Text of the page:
There’s been an ongoing debate on just what law enforcement is allowed to do with your phone with or without a warrant. For example, US courts have ruled that an individual can be compelled to unlock a phone with a thumbprint but not by entering in the locking code. The reasoning behind this ruling is having both the phone and the user at once is no different than possessing a locked object and the key, in this case, the owner’s thumbprint. Law enforcement already has “access” to the necessary information to unlock the device, so courts have held that they’re not unfairly burdening or compelling someone. After all, you’d be thumb printed anyway following pickup for a severe crime. When it comes to a passcode, however, law enforcement doesn’t have that information (unless you’ve written it down somewhere, but if you’ve done that, then you didn’t care about security anyway), so they can’t force you to provide it. This has been a contentious ruling with law enforcement, who legally can’t compel someone to unlock their phone. That hasn’t stopped them from telling people they can or from trying to convince them to do so. The Indiana Supreme Court upheld this ruling, holding that law enforcement cannot compel someone to provide a passcode for their phone under the 5th Amendment, which protects against self-incrimination. This is a win for privacy, but it’s not at a federal level, and several states have rules in contradictory ways. Pennsylvania has previously held that an individual can’t be compelled to provide their passcode for mobile devices but is currently hold a man in contempt-of-court for refusing to decrypt his hard drives.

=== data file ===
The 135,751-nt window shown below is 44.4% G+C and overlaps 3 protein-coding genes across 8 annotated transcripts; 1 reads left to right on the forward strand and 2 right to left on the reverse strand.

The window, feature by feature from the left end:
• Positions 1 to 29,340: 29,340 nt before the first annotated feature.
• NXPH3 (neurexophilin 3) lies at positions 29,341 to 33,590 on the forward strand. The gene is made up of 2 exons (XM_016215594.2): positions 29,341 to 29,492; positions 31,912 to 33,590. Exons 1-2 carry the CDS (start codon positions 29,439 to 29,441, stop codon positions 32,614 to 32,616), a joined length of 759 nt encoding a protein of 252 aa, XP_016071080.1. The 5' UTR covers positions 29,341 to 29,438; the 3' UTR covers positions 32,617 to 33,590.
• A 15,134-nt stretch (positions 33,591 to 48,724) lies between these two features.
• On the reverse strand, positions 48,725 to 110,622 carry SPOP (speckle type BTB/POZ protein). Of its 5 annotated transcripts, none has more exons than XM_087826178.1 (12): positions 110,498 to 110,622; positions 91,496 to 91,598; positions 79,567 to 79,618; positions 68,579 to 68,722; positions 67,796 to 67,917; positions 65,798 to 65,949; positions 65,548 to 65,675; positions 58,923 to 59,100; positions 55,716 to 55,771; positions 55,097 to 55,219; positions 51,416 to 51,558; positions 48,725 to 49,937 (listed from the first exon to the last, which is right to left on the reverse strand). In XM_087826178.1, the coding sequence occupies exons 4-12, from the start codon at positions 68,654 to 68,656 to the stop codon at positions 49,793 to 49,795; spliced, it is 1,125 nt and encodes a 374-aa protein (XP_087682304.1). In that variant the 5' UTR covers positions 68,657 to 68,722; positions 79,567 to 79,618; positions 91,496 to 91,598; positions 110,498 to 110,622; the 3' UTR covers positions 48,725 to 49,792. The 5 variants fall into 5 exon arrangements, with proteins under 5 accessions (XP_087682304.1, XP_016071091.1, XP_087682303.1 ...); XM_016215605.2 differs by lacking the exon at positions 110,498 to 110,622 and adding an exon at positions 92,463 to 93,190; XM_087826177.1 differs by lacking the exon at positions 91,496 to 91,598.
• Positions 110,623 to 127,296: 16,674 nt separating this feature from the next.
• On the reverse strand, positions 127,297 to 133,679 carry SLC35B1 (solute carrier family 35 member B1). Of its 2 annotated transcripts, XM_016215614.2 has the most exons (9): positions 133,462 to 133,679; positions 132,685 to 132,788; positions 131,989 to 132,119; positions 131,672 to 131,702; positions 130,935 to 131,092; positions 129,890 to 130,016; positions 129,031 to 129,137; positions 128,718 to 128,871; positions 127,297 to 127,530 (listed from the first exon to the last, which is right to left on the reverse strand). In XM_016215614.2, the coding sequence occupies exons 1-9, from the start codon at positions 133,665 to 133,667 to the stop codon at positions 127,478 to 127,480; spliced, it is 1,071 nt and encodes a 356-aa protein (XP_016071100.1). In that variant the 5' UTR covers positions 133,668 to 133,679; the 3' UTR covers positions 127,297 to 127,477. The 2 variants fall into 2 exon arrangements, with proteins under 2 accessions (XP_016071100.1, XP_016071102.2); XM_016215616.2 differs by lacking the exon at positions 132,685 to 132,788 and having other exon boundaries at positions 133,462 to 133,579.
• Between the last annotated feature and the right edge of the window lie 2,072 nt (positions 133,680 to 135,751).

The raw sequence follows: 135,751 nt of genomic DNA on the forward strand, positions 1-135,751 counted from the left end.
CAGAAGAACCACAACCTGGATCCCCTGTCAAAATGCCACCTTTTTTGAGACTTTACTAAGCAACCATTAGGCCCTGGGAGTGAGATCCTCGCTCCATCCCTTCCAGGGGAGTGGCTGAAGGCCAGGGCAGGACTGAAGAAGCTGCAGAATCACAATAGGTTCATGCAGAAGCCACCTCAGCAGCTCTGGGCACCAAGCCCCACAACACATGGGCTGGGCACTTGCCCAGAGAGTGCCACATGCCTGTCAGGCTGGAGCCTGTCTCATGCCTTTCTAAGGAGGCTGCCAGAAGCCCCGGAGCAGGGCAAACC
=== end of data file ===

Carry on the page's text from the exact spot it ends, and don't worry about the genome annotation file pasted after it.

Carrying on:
What’s driving these contradictory rulings is the lack of a ruling from the United States Supreme Court. While the Supreme Court has previously ruled on information contained within a phone, those rulings all predate smartphones, passcodes, and easy access to encryption. The news is full of cases of Apple vs the courts where law enforcement is attempting to compel Apple to provide the decryption keys necessary to access Apple devices. The issue comes down to one of knowledge, and the implied admission of guilt that comes with knowledge. The 5th Amendment protects against self-incriminating yourself, so long as you haven’t already provided information doing so. Take for instance, a locked container. If you admit during questioning that you know what’s in the container, then the police can compel you to provide access to it because they now “know” that you are aware of what’s inside. If instead, you never provide any description of what might be in the container (such as by pleading the 5th) you can’t be compelled (assuming there’s no other evidence to suggest that you own the container and would be reasonably suspected to know what’s in it) to open it. This comes into play for the Indiana ruling, which holds that you cannot be compelled to unlock your phone for law enforcement unless they know exactly what they’re looking for, otherwise you’re giving them access to files they wouldn’t know existed, which would violate your 5th Amendment rights.